Electricians working on a wiring project at the Buckingham Palace have uncovered a tiny bit of history that was hidden away. According to the Royal Family's Twitter account, workers discovered a collection of items that were hidden under the floorboards dating back almost 130 years.
One of these interesting items included a discarded scrap of newspaper from 7 November, 1889, which was recovered from one of audience rooms, located right below the Queen's private apartments. The piece of paper torn out from the Evening Standard lists theatre timings on one side while the other talks about a book of letters from the Earl of Chesterfield to his successor.
Along with the paper, three cigarette packets were also found belonging to the 19th century brands Player's Navy Cut, Woodbine and Piccadilly. These items may have been disposed of by courtiers of Queen Victoria.
"The building work uncovered pieces of history hidden beneath the floorboards at Buckingham Palace including this clipping from the Evening Standard newspaper, published in 1889," the Royal Family account tweeted alongside photos of the find. "Also unearthed was a trio of vintage cigarettes packets."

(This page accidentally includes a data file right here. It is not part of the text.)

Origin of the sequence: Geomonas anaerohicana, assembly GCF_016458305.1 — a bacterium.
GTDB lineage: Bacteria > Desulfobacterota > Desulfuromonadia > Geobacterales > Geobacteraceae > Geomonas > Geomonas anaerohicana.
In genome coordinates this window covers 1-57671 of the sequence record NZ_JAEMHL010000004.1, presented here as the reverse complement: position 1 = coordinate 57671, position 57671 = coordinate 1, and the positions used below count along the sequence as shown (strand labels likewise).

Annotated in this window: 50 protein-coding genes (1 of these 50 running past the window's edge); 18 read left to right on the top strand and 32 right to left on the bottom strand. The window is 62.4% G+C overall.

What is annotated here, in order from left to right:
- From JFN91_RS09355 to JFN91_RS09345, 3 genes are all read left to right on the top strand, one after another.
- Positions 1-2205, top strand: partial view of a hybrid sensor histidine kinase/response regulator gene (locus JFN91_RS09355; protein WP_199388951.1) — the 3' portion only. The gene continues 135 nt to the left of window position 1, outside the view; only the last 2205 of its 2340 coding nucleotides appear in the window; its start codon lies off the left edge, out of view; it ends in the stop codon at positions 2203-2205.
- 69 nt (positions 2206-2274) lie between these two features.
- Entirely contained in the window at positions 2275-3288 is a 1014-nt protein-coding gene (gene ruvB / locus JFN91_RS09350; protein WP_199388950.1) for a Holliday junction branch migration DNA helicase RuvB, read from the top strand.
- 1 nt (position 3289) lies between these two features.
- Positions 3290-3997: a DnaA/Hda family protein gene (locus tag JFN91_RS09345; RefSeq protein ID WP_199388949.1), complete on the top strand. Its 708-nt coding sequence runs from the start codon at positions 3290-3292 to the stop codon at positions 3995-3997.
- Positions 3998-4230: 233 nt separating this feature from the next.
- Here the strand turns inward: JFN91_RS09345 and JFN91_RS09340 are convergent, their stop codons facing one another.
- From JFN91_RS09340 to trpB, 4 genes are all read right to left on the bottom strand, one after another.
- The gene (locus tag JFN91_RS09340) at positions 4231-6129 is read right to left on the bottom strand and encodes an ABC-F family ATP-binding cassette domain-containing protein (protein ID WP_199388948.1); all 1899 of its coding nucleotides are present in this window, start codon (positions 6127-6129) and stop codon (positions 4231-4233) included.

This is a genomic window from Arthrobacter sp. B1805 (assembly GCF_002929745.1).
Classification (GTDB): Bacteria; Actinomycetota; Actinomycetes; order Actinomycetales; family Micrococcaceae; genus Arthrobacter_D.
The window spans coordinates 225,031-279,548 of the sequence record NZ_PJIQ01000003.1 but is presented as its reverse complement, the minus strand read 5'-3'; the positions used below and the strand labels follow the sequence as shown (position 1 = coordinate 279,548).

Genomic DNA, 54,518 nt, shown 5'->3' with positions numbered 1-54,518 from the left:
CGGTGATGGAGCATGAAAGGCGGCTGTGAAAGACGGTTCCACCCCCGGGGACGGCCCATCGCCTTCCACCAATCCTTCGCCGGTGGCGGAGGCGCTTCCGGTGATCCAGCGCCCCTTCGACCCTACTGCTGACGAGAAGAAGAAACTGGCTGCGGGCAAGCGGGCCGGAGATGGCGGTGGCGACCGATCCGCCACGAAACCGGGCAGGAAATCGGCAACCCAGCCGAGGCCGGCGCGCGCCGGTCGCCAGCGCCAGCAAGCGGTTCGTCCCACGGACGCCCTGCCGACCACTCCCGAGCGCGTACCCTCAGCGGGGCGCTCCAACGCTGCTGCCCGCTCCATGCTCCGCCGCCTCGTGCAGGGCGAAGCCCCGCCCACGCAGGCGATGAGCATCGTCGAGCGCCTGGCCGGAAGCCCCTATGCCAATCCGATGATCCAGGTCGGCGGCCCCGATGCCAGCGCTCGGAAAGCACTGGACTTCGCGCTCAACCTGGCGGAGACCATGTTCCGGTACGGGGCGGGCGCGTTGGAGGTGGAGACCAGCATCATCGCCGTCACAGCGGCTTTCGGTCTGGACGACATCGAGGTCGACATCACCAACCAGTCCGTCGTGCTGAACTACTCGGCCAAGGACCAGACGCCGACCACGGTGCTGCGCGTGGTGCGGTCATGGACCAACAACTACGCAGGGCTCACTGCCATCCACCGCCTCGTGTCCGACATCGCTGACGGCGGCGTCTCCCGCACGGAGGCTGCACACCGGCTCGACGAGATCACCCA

The royal home's electrical work is part of an ambitious renovation of the palace that is expected to take around 10 years to complete since it began in April 2017. The £370m-project is expected to include an update of plumbing, heating and all faulty electrical systems, some of which dates back to the 1940s.
The Royal Family social media account also shared a video of the work being done in the Queen's private apartments.
"So far, some 2km of Vulcanised Indian Rubber (VIR) cabling has been replaced – equivalent to the length of 40 Olympic sized swimming pools," the account mentioned. "Installed in the late 1940s, VIR becomes brittle with age and poses a fire risk."
According to the Daily Mail, the complete renovation project also involves replacement of ten miles of water pipes, 6,500 plug sockets, 500 pieces of sanitary ware (toilet, basins and the like) and 20 miles of skirting board.
The last time the palace was refurbished was in the 1950s to repair damages suffered from Second World War bombings, the daily added.